I’ve always wanted to believe that you could get enormous advantage in life just by willing to be weirder than other people. And when I read about people like Amos Tversky (leave movies early! go jogging in your underwear! throw away your mail unopened!) it almost seems true. But sadly, I’ve come to accept that weirdness rarely pays large dividends.
But sometimes weirdness does pay. And when it does we must celebrate it. So here’s a humble case: When you buy something, I think you’d often be better off buying multiple copies of that thing.
For example: Say you’re at the supermarket, and something you often eat is on sale. What to do? Most people buy a bit more. But if the food isn’t perishable why not buy a lot more?
(There was a time when something was on sale I might buy the entire available stock. But there were a couple incidents where friends saw me do this and reacted with horror. I couldn’t make out if that was because they saw it as a defection against other shoppers or if it was just the strangeness of buying 23 cans of cannellini beans. Either way, I’m less aggressive now.)
Or even if something isn’t on sale—if you need to buy fuel for your car, you likely fill the entire tank. That way you don’t need to buy it as often, and you have less risk of running out. But doesn’t the same logic apply to mustard?
Restaurants. I’m a big fan of sharing food. Even if dish A is better than dish B, a mixture of A and B might be better than A alone. But many people don’t like to share, but still avoid ordering the same thing as others. Why?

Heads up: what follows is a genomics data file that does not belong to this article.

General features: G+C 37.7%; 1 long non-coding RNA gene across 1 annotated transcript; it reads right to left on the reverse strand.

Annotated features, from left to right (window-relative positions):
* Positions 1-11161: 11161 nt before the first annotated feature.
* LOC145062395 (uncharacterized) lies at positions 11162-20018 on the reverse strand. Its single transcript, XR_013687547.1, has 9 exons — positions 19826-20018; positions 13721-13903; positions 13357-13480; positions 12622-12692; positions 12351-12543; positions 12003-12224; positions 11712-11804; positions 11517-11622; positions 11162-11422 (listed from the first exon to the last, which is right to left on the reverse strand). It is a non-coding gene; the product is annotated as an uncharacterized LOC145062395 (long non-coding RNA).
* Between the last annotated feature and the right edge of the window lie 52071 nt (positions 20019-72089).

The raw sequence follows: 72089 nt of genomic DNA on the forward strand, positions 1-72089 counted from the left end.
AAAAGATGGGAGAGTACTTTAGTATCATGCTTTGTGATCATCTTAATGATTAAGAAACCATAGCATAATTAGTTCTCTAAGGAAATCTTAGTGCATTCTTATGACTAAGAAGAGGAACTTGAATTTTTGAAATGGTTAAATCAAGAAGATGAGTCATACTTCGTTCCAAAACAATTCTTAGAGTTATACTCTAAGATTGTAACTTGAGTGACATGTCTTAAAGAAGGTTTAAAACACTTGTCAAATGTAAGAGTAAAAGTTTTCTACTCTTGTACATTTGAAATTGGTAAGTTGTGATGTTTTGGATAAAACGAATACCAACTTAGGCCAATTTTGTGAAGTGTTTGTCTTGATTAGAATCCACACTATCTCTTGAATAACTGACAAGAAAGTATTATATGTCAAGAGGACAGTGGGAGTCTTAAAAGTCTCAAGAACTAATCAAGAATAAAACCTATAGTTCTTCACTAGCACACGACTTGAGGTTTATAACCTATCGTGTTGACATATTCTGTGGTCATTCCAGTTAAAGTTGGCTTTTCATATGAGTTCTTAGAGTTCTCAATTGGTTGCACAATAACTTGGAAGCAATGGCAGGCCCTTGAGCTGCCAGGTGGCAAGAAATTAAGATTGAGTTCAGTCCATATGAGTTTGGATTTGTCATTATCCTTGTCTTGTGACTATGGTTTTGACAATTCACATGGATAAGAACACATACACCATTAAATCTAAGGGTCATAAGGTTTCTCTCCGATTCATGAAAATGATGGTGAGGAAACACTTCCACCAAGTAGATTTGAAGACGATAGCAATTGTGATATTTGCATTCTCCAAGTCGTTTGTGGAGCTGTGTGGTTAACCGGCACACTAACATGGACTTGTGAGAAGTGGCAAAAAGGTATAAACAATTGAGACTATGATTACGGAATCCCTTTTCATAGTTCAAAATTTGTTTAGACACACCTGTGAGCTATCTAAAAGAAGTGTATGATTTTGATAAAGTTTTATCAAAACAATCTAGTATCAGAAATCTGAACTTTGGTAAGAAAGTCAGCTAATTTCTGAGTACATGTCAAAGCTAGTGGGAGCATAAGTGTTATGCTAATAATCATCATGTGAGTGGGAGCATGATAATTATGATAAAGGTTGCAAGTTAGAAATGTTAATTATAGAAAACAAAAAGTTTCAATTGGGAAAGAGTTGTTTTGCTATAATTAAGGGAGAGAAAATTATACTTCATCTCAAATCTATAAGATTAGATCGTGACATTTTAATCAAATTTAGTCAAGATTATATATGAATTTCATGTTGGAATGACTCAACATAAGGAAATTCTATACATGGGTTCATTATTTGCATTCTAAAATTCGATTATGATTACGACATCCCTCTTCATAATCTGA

Or even with sharing—I often go to a pizza place where one type is vastly better than all others. Depending on who I go with, there’s often a sentiment when ordering that we can’t just get multiple copies of the same pizza. So we get some other variety, and after the food comes all the good pizza disappears immediately and we spend the next hour gazing sadly at the inferior pizza.
Clothes. Say you find a shirt that looks great and fits you perfectly. Clothes don’t last forever! When it’s gone, it might not even be available anymore. Having redundant copies also allows you to wear the same shirt twice as many times without doing laundry. Especially if you dislike shopping, getting multiple copies of exactly the same shirt is a gift to your future self.
Also, I’m sure you’ve already heard, but you can buy many pairs of the same socks and then you don’t need to sort them.
Consumables. Or take sunscreen or pens or chapstick. Personally, I can’t keep track of these things and for years seemed to spend 20% of my waking hours wandering between rooms and rifling through different bags and jacket pockets trying to find them. Eventually, I solved the problem with brute force—I bought so damn many pens that I can leave them everywhere and I’ll still always find one quickly.